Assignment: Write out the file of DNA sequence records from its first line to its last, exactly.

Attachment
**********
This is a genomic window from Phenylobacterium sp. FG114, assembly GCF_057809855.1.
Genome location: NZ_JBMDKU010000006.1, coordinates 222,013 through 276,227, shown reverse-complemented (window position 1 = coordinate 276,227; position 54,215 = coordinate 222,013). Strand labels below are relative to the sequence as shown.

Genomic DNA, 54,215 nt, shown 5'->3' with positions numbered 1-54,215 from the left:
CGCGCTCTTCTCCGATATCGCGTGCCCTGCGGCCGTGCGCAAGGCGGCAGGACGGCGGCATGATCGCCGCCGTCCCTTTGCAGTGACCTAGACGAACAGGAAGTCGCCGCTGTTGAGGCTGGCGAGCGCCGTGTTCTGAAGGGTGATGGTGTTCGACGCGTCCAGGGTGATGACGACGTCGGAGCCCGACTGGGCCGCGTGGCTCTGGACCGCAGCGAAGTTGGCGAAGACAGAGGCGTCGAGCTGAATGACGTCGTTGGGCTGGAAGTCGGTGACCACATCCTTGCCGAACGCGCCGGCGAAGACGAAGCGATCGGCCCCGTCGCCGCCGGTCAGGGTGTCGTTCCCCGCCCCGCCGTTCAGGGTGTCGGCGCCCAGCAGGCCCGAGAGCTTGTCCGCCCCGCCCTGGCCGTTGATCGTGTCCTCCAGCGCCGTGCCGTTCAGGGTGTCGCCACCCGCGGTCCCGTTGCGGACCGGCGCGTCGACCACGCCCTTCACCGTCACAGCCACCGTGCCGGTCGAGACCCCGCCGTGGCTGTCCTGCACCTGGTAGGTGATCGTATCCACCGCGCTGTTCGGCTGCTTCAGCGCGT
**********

This is a genomic window from Phenylobacterium sp. FG114, assembly GCF_057809855.1.
Genome location: NZ_JBMDKU010000006.1, coordinates 222,013 through 276,227, shown reverse-complemented (window position 1 = coordinate 276,227; position 54,215 = coordinate 222,013). Strand labels below are relative to the sequence as shown.

Genomic DNA, 54,215 nt, shown 5'->3' with positions numbered 1-54,215 from the left:
CGCGCTCTTCTCCGATATCGCGTGCCCTGCGGCCGTGCGCAAGGCGGCAGGACGGCGGCATGATCGCCGCCGTCCCTTTGCAGTGACCTAGACGAACAGGAAGTCGCCGCTGTTGAGGCTGGCGAGCGCCGTGTTCTGAAGGGTGATGGTGTTCGACGCGTCCAGGGTGATGACGACGTCGGAGCCCGACTGGGCCGCGTGGCTCTGGACCGCAGCGAAGTTGGCGAAGACAGAGGCGTCGAGCTGAATGACGTCGTTGGGCTGGAAGTCGGTGACCACATCCTTGCCGAACGCGCCGGCGAAGACGAAGCGATCGGCCCCGTCGCCGCCGGTCAGGGTGTCGTTCCCCGCCCCGCCGTTCAGGGTGTCGGCGCCCAGCAGGCCCGAGAGCTTGTCCGCCCCGCCCTGGCCGTTGATCGTGTCCTCCAGCGCCGTGCCGTTCAGGGTGTCGCCACCCGCGGTCCCGTTGCGGACCGGCGCGTCGACCACGCCCTTCACCGTCACAGCCACCGTGCCGGTCGAGACCCCGCCGTGGCTGTCCTGCACCTGGTAGGTGATCGTATCCACCGCGCTGTTCGGCTGCTTCAGCGCGT